Should I Panel the Walls in My Home?
Updated: Aug 18
In this blog you will see a guide to deciding on the right panelling for you, along with the process of how to do it! Stay tuned until the end, I have a special surprise for you!!
A bit of history
Did you know panelling dates back to the 13th century?! It was originally used to help insulate those cold stone walls, but quickly became a decorative feature when people started to realise the decorative impact it had on their homes.
From the 15th–17th century it became increasingly popular in French Interior Design, covering walls, doors, wardrobes and every other flat surface you could imagine!
Today panelling is still so popular, so I am going to talk you through what to consider when you embark on your project.
What do I need to know before planning my project?
Knowing what period or era your house was built can make a big different to the style of panelling you might choose. For example, in Victorian times panelling was most commonly rectangular bordered boxes, similar to the below picture. It is best to try and choose a style that would have been after the era of your home, so if you had an Edwardian home it wouldn’t make sense to choose Victorian style panelling as this was before the Edwardian era!
Here is a little guide to panelling from each era:
Wainscoting – traditionally 18th century covering a 3rd or up to half way up the wall to protect from scuffing. Visit Royal Wood shop for more details and images of this style of panelling! The example below shows a more Georgian style panel, but Wainscoting can be done in simple batons like the example from @thisgirldiys in the how to section below!
Linen-fold panelling – traditionally 13th-15th century wood carved panels
This technique is certainly not for the faint hearted! And much less common in these DIY times, however if you are interested in learning more about Linen-fold there is a fantastic guide here
Are you still with me?! It’s a tricky game but if you get it right, it can look fantastic!
Boiserie panelling – I added this just for fun as I think the styling is so luxurious and beautiful!
Boiserie is the French term to define intricately carved wood panelling. This style really isn’t used much anymore, although is sometimes found in restored historical buildings. This site has lots of interesting information if you want to see more!
I mean, how flippin’ beautiful is that?!?
By starting with the era and researching the type of panelling that was used in those days, you can recreate your modern statement whilst still being sympathetic to the history of the building.
Can you panel if you have a new build?
If you have a new build home, it is still possible to panel a wall, but you may use this as more of a decorative backdrop rather than a main feature, since it is not a common aesthetic in new build housing.
Considering an option like this below can add character to your new build home without becoming a main feature and detracting from the rest of your newly decorated space!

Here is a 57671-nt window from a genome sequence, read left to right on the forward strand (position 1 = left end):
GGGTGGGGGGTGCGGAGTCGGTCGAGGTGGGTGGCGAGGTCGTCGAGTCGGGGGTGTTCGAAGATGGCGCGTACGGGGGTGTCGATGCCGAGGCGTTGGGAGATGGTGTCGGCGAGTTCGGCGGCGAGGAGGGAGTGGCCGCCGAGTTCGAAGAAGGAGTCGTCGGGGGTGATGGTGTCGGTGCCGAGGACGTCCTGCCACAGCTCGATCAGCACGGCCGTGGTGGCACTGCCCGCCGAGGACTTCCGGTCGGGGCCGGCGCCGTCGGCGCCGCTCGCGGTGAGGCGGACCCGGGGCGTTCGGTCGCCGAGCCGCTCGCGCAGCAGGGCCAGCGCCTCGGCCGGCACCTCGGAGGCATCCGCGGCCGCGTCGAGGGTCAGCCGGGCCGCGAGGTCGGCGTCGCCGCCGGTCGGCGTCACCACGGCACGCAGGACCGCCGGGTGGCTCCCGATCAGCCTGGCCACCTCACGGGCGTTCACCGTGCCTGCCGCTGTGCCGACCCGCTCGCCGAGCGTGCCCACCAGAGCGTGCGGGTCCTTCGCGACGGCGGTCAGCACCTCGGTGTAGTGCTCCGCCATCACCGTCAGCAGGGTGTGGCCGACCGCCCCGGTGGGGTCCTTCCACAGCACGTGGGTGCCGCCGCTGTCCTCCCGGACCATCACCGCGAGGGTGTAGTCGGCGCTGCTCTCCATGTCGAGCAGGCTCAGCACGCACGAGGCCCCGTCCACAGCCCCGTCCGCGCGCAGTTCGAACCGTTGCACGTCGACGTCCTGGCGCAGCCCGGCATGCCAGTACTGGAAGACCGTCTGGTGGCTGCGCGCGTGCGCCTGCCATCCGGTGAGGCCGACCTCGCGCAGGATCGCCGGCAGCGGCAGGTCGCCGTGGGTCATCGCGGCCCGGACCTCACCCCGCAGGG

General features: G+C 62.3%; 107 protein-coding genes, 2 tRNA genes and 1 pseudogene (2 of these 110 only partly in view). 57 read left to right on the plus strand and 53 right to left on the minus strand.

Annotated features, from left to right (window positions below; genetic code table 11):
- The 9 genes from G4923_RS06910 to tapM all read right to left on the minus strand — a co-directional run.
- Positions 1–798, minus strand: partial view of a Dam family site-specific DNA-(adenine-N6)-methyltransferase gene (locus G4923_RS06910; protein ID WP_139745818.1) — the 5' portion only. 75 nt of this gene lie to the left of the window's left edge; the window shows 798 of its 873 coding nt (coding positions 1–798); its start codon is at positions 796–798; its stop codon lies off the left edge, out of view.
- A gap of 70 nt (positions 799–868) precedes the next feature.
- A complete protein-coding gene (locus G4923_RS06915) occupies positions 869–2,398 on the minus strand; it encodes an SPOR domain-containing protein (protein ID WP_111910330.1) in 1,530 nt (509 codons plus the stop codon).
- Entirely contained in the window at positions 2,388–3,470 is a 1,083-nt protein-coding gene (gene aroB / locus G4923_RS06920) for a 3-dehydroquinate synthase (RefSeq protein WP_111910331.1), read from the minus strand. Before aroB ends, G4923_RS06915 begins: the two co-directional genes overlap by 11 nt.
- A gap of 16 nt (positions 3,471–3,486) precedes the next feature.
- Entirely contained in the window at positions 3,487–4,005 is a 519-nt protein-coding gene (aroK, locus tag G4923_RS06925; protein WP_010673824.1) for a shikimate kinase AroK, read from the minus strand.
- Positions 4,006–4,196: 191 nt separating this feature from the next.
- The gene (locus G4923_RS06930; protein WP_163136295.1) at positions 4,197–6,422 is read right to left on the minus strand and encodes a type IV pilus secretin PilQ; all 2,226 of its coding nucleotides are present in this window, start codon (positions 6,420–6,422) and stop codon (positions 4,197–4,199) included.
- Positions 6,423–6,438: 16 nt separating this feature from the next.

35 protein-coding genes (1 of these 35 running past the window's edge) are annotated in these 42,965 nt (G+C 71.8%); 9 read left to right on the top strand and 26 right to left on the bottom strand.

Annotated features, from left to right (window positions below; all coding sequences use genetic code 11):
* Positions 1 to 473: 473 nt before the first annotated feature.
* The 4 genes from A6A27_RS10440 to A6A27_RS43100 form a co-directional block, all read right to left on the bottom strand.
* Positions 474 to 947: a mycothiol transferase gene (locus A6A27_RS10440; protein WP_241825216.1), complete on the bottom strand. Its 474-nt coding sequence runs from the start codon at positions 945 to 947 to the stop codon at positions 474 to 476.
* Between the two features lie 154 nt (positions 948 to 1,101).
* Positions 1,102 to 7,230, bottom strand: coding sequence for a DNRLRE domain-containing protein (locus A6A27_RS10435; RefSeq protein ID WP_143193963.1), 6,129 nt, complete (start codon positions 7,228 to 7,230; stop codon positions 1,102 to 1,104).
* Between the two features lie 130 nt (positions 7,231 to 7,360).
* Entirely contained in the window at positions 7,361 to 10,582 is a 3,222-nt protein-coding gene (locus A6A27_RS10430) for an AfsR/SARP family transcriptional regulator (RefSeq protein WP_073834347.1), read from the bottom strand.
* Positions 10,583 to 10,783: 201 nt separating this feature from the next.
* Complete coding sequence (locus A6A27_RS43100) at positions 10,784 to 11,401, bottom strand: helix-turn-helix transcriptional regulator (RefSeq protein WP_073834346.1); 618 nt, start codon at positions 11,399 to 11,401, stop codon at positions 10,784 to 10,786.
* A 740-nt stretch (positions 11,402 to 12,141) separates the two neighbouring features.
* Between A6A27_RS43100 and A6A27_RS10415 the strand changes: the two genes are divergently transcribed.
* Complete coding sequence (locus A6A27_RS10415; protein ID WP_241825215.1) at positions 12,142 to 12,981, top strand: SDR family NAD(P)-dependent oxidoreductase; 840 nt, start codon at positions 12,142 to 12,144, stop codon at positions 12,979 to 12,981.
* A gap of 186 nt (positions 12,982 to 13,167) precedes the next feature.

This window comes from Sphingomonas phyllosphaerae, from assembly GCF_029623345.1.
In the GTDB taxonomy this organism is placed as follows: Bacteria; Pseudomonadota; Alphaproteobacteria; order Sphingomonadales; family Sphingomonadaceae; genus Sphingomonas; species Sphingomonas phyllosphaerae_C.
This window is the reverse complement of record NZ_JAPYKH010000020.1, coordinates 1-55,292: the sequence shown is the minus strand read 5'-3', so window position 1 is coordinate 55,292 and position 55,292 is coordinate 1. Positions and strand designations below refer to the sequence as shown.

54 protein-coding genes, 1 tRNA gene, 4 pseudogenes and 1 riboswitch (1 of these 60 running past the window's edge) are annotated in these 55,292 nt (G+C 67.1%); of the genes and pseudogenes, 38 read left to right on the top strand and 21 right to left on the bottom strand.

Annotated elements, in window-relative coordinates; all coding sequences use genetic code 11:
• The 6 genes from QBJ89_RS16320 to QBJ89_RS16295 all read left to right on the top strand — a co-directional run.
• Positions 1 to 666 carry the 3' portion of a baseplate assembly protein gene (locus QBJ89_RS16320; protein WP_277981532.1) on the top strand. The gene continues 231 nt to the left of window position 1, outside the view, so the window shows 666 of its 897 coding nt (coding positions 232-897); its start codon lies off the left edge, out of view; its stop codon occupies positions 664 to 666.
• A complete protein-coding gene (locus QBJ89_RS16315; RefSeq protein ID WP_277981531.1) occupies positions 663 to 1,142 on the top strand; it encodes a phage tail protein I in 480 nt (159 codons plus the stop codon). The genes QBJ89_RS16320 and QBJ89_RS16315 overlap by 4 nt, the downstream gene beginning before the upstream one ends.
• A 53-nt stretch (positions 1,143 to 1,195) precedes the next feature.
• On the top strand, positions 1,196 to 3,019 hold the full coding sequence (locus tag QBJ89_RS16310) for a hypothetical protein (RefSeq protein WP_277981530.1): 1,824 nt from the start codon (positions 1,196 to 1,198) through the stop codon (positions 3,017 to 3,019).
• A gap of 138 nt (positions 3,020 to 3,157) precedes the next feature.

On to the good bit… Now that you have chosen your panelling style, let’s look at what you need to complete the job yourself!
For a full list of all the tools and materials you will need, head to This Girl DIYs where you will find lots of DIY hints and tips.
Here are a few snippets from my own project:
I started by creating a backboard for the wall, since the house is rented it meant I could attach this to the wall at 5 points, and then build the panelling on top which means that it should be easily removable if we come to moving!
Once I had measured everything up, I cut the hole to fit over the plug socket on the wall. I measure the board to fit the entire length of the wall, and then measured the distance of the plug socket from each end and from the skirting board. I then used these measurements to draw up onto the board before cutting the hole.
Luckily (following my measure twice cut once rule) it fit like a glove! Once I had measured equal gaps along the wall and cut the sections to size, I glued these to the backboard and lined in place. I followed this by caulking around each edge and covering the gaps at each corner.
Once this dried it was time to lightly sand any rough edges, and then prime! I used a specific MDF primer, as MDF is so absorbent it needs an especially protective layer before painting in your chosen colour. Using standard primer will not work for this type of material, it will absorb and you won't get full coverage.
All caulked and primed and ready to go!
Painting after the rest of the work, was a breeze, and so good to see it coming together. I didn’t have any frogtape, so just used simple old masking tape which worked a treat!
And here she is the finished product!
I hope you have enjoyed reading and found some useful information here! As part of my services, I can provide detailed designs of joinery and bespoke pieces just like this panelling. If you want to add a bit of character but don’t have the time, or don't really know where to begin organising it, don’t hesitate to reach out so that I can help you!
See you next time with even MORE exciting news!